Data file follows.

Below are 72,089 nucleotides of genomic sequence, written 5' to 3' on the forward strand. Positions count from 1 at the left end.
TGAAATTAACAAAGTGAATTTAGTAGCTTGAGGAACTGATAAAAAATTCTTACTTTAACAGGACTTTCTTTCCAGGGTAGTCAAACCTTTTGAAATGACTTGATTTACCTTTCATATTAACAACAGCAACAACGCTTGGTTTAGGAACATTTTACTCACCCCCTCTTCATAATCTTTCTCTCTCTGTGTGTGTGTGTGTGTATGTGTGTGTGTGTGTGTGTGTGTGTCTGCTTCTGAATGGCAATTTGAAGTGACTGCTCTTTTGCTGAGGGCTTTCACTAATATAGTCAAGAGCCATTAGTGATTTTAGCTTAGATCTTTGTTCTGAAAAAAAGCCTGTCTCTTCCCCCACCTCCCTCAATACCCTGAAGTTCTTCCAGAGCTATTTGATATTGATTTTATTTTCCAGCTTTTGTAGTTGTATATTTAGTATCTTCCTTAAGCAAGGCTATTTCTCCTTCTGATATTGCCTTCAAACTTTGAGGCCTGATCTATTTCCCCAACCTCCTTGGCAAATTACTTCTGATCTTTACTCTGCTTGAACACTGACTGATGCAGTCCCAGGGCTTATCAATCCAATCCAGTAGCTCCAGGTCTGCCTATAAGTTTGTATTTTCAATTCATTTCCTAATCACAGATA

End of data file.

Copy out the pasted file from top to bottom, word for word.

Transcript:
Below are 72,089 nucleotides of genomic sequence, written 5' to 3' on the forward strand. Positions count from 1 at the left end.
TGAAATTAACAAAGTGAATTTAGTAGCTTGAGGAACTGATAAAAAATTCTTACTTTAACAGGACTTTCTTTCCAGGGTAGTCAAACCTTTTGAAATGACTTGATTTACCTTTCATATTAACAACAGCAACAACGCTTGGTTTAGGAACATTTTACTCACCCCCTCTTCATAATCTTTCTCTCTCTGTGTGTGTGTGTGTGTATGTGTGTGTGTGTGTGTGTGTGTGTCTGCTTCTGAATGGCAATTTGAAGTGACTGCTCTTTTGCTGAGGGCTTTCACTAATATAGTCAAGAGCCATTAGTGATTTTAGCTTAGATCTTTGTTCTGAAAAAAAGCCTGTCTCTTCCCCCACCTCCCTCAATACCCTGAAGTTCTTCCAGAGCTATTTGATATTGATTTTATTTTCCAGCTTTTGTAGTTGTATATTTAGTATCTTCCTTAAGCAAGGCTATTTCTCCTTCTGATATTGCCTTCAAACTTTGAGGCCTGATCTATTTCCCCAACCTCCTTGGCAAATTACTTCTGATCTTTACTCTGCTTGAACACTGACTGATGCAGTCCCAGGGCTTATCAATCCAATCCAGTAGCTCCAGGTCTGCCTATAAGTTTGTATTTTCAATTCATTTCCTAATCACAGATA